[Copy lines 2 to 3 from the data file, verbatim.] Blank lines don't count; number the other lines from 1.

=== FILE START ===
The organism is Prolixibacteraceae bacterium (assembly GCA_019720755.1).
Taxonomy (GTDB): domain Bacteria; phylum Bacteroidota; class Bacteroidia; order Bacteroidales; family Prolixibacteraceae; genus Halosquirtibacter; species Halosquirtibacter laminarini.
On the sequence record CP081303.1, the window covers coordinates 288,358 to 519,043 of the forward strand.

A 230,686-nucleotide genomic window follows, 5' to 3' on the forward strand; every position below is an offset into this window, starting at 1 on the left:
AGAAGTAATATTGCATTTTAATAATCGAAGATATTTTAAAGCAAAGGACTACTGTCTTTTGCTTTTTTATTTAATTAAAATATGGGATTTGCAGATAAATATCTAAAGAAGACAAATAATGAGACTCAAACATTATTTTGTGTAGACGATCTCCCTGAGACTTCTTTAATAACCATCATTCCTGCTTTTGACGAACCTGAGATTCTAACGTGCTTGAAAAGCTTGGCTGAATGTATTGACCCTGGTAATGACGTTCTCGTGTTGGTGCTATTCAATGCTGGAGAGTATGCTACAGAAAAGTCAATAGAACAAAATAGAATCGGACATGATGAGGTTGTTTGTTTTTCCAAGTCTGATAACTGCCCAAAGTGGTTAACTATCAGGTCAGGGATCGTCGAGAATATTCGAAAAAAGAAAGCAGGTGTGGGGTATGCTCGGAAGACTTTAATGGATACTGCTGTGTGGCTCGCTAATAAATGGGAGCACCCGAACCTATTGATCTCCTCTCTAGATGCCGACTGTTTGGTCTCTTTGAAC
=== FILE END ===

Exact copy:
Taxonomy (GTDB): domain Bacteria; phylum Bacteroidota; class Bacteroidia; order Bacteroidales; family Prolixibacteraceae; genus Halosquirtibacter; species Halosquirtibacter laminarini.
On the sequence record CP081303.1, the window covers coordinates 288,358 to 519,043 of the forward strand.